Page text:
When Mexico faces the United States at large U.S. venues, El Tri enjoys the majority of support. To create a true home-field advantage in World Cup qualifiers, the U.S. Soccer Federation has resorted since 2001 to selecting a small stadium in Columbus, Ohio. Smaller capacity allows greater control of ticket distribution through U.S. and MLS fan groups.
The result has been four predominant U.S. crowds and four 2-0 victories – “Dos a Cero,” a catchphrase that has defined the rivalry of late and, this summer, prompted the U.S. Soccer Federation to seek a trademark.
Saturday’s match, featuring the past two Gold Cup champions, is under CONCACAF’s jurisdiction, not the USSF’s. So to generate millions in ticket revenue and create a pulsating environment, CONCACAF chose the Rose Bowl.
In Southern California, the bastion of Mexican support, the U.S. team is not the “home” team. To counteract that, CONCACAF allotted about 25,000 tickets to each federation, held a lottery for another portion of seats and opened the rest to public sale. The breakdown will still favor Mexico, but not to the lopsided proportion of past meetings in Southern California.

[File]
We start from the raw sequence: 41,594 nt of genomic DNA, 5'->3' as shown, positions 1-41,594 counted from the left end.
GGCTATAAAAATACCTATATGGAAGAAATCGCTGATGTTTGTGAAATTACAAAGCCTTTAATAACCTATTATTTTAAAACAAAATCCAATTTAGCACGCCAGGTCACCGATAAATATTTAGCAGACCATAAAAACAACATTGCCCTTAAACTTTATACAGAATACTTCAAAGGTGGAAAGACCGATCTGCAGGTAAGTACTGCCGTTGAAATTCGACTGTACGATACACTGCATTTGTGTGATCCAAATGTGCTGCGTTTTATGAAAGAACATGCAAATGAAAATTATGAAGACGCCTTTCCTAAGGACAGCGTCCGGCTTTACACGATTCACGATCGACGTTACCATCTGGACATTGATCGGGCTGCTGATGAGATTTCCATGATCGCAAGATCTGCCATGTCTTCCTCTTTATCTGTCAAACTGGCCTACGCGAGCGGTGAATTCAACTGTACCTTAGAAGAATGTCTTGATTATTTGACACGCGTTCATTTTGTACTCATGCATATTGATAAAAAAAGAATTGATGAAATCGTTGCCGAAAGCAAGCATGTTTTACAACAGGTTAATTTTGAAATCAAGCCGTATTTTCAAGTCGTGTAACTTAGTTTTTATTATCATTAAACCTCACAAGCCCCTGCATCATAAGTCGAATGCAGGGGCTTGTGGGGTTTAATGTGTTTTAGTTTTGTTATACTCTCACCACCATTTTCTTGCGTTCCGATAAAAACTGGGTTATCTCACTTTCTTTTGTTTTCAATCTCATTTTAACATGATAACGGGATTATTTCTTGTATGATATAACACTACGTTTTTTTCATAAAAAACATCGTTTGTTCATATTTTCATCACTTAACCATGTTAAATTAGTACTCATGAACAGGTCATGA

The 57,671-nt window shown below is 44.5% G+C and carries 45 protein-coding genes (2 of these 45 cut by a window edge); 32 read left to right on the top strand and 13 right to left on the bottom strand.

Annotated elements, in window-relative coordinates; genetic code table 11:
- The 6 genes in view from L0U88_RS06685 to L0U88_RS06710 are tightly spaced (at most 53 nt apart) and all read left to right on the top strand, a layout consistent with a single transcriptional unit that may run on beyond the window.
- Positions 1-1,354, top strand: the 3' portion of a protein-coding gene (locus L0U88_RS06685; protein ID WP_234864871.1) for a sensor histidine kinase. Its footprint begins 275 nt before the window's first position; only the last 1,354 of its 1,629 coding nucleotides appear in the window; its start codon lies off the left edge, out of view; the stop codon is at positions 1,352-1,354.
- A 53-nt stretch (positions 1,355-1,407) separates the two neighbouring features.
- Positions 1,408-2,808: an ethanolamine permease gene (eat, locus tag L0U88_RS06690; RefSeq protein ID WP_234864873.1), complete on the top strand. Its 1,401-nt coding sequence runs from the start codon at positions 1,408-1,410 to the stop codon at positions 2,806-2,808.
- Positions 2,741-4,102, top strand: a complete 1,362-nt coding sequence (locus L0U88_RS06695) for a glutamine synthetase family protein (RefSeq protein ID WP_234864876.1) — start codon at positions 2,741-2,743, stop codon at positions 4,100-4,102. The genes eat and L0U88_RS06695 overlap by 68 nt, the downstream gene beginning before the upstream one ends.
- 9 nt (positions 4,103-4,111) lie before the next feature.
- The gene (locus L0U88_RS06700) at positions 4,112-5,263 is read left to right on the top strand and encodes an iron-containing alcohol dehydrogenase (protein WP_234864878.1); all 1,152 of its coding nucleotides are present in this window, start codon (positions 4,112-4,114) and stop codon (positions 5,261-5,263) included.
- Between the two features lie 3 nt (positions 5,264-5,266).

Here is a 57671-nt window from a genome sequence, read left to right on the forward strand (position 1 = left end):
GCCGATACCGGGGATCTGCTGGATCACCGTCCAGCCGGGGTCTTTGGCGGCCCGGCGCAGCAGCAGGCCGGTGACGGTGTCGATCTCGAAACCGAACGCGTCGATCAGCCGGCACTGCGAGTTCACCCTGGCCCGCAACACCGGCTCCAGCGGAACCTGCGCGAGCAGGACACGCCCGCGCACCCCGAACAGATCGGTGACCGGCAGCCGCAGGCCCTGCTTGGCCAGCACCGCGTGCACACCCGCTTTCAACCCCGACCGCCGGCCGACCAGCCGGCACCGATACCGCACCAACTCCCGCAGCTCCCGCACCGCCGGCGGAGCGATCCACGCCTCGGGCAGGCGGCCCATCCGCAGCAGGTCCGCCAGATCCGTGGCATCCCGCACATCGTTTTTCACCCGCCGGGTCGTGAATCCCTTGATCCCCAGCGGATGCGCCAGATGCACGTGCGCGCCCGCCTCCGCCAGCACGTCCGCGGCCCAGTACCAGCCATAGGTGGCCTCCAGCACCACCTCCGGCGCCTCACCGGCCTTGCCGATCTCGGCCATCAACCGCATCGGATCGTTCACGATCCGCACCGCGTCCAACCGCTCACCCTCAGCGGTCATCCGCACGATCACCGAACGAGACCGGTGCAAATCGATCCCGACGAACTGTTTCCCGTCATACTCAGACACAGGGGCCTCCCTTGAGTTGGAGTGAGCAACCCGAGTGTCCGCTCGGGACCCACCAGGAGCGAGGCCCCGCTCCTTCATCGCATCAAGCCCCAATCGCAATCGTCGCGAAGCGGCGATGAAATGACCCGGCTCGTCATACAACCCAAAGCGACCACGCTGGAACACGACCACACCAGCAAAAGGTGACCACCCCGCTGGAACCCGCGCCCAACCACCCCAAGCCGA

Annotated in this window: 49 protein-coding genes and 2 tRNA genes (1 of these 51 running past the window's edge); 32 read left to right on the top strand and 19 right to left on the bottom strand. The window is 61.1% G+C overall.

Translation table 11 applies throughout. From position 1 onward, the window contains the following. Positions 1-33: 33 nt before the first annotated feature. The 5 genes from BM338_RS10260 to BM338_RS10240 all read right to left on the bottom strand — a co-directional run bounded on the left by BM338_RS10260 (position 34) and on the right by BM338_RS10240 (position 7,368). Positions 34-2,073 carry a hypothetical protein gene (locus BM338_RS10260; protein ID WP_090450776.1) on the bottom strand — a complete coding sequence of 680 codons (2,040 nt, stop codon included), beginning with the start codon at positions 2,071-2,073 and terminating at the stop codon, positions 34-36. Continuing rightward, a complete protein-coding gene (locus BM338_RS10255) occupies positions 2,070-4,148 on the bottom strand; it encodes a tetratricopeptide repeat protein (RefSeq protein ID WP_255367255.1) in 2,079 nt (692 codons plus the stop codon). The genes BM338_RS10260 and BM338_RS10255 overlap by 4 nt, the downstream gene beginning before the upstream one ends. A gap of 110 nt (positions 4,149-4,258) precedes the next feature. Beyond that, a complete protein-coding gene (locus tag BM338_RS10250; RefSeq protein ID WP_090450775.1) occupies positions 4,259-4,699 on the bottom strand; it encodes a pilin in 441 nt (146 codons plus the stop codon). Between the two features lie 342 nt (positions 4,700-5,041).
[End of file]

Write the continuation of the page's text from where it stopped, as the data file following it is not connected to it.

No other rivalry in the world comes close to matching the unique diversity of a U.S.-Mexico crowd in the United States.
Common ground: Several U.S. players are Mexican American, play professionally for Mexican clubs and chose to represent the United States. The only U.S. victory at Mexico City’s Azteca Stadium (2012) came on a goal by California-born Michael Orozco, the son of Mexican immigrants.
Some Mexican players have U.S. roots or have competed in MLS. Competition for players eligible for both countries has ramped up.